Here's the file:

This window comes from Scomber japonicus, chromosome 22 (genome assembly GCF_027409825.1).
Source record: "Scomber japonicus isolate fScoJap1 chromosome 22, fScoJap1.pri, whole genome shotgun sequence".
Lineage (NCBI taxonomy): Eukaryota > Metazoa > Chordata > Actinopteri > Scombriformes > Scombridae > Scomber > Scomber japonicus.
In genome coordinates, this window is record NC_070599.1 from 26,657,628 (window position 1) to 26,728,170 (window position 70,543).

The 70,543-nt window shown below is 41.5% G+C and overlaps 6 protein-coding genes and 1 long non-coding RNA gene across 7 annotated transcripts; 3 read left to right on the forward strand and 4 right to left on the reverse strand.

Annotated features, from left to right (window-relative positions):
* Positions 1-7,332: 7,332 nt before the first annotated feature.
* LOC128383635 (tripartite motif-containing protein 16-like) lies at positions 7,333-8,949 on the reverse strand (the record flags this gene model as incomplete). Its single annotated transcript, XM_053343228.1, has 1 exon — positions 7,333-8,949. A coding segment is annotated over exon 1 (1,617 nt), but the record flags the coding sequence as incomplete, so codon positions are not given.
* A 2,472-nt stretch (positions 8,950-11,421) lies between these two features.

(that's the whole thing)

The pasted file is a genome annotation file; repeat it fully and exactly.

This window comes from Scomber japonicus, chromosome 22 (genome assembly GCF_027409825.1).
Source record: "Scomber japonicus isolate fScoJap1 chromosome 22, fScoJap1.pri, whole genome shotgun sequence".
Lineage (NCBI taxonomy): Eukaryota > Metazoa > Chordata > Actinopteri > Scombriformes > Scombridae > Scomber > Scomber japonicus.
In genome coordinates, this window is record NC_070599.1 from 26,657,628 (window position 1) to 26,728,170 (window position 70,543).

The 70,543-nt window shown below is 41.5% G+C and overlaps 6 protein-coding genes and 1 long non-coding RNA gene across 7 annotated transcripts; 3 read left to right on the forward strand and 4 right to left on the reverse strand.

Annotated features, from left to right (window-relative positions):
* Positions 1-7,332: 7,332 nt before the first annotated feature.
* LOC128383635 (tripartite motif-containing protein 16-like) lies at positions 7,333-8,949 on the reverse strand (the record flags this gene model as incomplete). Its single annotated transcript, XM_053343228.1, has 1 exon — positions 7,333-8,949. A coding segment is annotated over exon 1 (1,617 nt), but the record flags the coding sequence as incomplete, so codon positions are not given.
* A 2,472-nt stretch (positions 8,950-11,421) lies between these two features.